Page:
You mentioned the importance of taking your time and engaging in a process of self examination when deciding whether or not to change firms.
TW:
1:53
Yes, there are structural reasons why someone might change firms, such as client conflicts or firm capabilities or lack thereof. And these are the good reasons, but sometimes lawyers decide that they want to change firms over things that are fixable. If an issue is structural, then by all means one should look elsewhere. But if something at your current firm can be fixed, then every effort should be made to fix it before you make a decision to leave.
DC:
2:22
So there is no perfect law firm, is there?
TW:
2:26
No, and anyone who's practiced law at a couple of different law firms knows that there's no perfect law firm. The grass is not always greener on the other side of the fence. Be careful - exercise extreme caution when changing firms.
DC:
2:43
In our last podcast, Tom, you talked about helping a lawyer develop a narrative. Can you tell me more about that?
TW:
2:50
Yes. David, every day I look at resumes on law firm bios that are overly broad and purport to demonstrate that a health lawyer is experienced and active in a wide variety of facets of health care practice. The resume will indicate that the lawyer's active in health regulatory matters and transactions and litigation and policy work. Resumes like this look good to outsiders, and they may even look good to potential clients, but they're useless for the purpose of changing law firms.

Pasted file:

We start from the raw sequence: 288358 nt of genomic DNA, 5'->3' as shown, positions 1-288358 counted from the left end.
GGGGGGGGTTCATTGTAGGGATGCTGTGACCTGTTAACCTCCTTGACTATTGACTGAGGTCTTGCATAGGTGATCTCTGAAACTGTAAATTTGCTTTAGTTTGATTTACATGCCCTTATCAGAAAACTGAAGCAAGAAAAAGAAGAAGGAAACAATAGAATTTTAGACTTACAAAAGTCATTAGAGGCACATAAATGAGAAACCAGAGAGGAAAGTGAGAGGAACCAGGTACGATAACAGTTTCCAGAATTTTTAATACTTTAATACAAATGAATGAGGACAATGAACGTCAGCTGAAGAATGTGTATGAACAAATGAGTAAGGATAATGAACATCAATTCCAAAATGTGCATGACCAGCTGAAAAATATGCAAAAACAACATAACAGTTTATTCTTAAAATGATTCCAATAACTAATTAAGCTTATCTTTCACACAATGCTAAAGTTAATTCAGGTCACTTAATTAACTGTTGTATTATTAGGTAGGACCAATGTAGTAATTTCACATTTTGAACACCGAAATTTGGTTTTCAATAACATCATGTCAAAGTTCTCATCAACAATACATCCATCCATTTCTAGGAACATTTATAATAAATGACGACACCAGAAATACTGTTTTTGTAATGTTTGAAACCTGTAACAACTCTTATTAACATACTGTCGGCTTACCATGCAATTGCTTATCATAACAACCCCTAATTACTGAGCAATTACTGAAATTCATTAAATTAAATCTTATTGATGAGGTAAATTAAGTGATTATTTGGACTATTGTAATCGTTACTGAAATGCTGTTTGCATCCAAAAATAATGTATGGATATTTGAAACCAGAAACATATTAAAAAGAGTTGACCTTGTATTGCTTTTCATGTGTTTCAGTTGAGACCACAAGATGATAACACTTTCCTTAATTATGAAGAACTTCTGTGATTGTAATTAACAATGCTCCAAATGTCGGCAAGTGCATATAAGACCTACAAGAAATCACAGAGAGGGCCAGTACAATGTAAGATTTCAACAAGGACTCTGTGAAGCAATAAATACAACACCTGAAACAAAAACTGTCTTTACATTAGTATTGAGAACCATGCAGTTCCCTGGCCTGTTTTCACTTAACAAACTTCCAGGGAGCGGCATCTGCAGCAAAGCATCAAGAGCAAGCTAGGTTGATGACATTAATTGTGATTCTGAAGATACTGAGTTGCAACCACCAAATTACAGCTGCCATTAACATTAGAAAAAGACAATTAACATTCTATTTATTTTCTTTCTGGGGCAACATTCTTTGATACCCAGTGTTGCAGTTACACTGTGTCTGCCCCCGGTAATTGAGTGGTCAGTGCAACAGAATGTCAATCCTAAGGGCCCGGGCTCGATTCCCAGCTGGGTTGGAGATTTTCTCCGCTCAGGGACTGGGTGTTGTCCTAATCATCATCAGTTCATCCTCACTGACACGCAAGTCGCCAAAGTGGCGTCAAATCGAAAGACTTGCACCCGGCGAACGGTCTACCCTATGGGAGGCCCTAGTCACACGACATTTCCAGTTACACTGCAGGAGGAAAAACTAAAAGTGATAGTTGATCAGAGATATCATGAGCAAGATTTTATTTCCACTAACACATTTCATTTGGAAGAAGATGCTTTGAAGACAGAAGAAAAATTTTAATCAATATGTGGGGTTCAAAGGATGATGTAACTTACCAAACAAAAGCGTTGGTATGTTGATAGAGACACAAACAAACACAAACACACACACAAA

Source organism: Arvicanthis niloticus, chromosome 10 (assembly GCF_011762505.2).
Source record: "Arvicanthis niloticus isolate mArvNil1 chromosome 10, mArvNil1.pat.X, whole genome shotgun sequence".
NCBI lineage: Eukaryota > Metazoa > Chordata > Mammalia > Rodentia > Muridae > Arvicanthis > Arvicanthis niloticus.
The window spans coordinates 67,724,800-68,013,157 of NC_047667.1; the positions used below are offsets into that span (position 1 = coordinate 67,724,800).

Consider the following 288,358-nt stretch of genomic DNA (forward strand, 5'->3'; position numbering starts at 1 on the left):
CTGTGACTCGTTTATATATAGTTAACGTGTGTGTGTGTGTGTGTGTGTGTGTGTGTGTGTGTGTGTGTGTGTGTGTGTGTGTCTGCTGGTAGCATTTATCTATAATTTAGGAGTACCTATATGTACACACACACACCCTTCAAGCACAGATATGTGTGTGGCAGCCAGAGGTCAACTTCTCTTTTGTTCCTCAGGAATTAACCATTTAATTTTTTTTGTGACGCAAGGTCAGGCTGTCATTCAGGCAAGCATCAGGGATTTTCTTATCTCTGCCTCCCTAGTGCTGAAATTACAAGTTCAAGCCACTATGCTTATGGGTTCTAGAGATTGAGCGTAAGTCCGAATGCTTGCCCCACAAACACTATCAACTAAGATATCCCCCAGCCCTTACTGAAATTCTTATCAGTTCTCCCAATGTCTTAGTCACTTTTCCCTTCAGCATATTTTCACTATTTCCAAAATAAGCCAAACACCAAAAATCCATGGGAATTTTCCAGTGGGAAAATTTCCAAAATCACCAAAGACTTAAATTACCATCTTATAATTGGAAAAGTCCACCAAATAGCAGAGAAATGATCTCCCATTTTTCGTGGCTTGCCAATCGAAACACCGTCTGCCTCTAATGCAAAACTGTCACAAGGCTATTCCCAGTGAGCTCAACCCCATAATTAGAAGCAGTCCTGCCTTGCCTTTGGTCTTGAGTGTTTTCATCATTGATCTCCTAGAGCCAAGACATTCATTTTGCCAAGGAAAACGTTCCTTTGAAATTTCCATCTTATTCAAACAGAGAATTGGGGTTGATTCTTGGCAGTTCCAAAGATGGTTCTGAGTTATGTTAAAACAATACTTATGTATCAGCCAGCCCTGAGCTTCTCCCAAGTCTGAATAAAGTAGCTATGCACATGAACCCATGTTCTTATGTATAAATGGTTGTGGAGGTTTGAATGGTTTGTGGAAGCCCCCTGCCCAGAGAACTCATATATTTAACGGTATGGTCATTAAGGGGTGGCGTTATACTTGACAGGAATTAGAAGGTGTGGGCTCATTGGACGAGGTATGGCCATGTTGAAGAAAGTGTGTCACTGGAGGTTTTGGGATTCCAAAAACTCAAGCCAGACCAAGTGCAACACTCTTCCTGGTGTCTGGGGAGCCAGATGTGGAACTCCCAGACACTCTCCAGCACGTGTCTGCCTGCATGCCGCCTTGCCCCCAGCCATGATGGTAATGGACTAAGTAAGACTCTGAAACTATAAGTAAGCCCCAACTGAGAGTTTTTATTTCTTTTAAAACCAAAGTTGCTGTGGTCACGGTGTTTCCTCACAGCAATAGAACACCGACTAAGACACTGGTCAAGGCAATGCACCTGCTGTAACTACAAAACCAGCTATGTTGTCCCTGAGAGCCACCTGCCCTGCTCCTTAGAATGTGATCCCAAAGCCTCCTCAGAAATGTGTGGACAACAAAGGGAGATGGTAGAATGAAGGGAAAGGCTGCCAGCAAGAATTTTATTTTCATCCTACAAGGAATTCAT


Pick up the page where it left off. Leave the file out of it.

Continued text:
DC:
3:29
But isn't it good to be broadly experienced?
TW:
3:32
It is, and it isn't. But the fact of the matter is that the vast majority of lawyers don't do it all. You focus on specific areas for a specific range of clients. Maybe you do reimbursement work, you handle privacy matters, you start work, or you're a litigator, or you do transactions, or you represent hospitals or physician groups or academic medical centers and post-acute. There's a whole world of things that you could do. There is no such thing as a health lawyer writ large. If you're interviewing in a law firm, you need to be able to articulate in two or three sentences how you can help that firm better service current clients and how you can help that firm develop new clients, and importantly, you want to be able to say to yourself and your clients how that firm will better serve their needs. This is your narrative. These must be specific statements, not generalized musings.
DC:
4:33
So are you saying it is not good to be a jack of all trades?
TW: